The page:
The feeding frenzy was caught on camera during David Attenborough’s new series “Seven Worlds, One Planet”. For the fourth episode of his BBC series, the 93-year-old gave an insight into Australia, where he revealed some of the most unique and dangerous animals of the nation. More specifically, Sir David headed to the Ningaloo coral reef, located on the coast of Western Australia, where he revealed a rare event had taken place.
He said: “Here, in the crystal clear sunlit water, just a metre or two beneath the surface, life proliferates, coral grows into reefs in these shallow seas.
“This is Ningaloo, today one of the richest anywhere in the world.
“Thousands of species of fish and all kinds of other organisms thrive in these coral cities and have attracted the most ancient of living predators – sharks.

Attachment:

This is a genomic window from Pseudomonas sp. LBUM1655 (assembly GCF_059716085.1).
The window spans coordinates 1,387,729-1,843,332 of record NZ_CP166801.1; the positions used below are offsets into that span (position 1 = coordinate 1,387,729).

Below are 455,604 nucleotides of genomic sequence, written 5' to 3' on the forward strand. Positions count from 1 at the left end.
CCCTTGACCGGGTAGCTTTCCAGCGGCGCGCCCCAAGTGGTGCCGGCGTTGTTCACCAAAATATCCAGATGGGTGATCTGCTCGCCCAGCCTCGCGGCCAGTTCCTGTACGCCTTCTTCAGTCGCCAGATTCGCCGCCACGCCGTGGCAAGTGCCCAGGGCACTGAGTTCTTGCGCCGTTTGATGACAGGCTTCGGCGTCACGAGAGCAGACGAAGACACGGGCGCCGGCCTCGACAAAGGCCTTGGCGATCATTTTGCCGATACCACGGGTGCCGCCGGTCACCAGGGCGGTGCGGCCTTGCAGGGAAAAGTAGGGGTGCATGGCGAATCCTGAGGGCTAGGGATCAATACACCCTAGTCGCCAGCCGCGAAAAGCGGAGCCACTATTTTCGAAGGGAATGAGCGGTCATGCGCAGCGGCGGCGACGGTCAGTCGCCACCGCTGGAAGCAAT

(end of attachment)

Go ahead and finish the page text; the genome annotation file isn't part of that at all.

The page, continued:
“They were around 200 million years before the dinosaurs, they are fast and agile, well able to pick off the small reef fish.
The onslaught took place on the Australian coast (Image: GETTY/BBC)
David Attenborough's new series is on BBC iPlayer now (Image: GETTY)
They work together and each shark fills its stomach
“But they come here for bigger rewards, these are fish from the open ocean and every so often they swim over the reef.”
Sir David revealed the cunning plan of the sharks, which turn out in their hundreds to line their stomachs.
He added: “The small fish swirl to make it harder for a hunter to single out a particular target.
“But the sharks aren’t trying to catch them individually.
“They are driving them closer to the shore, penning them against the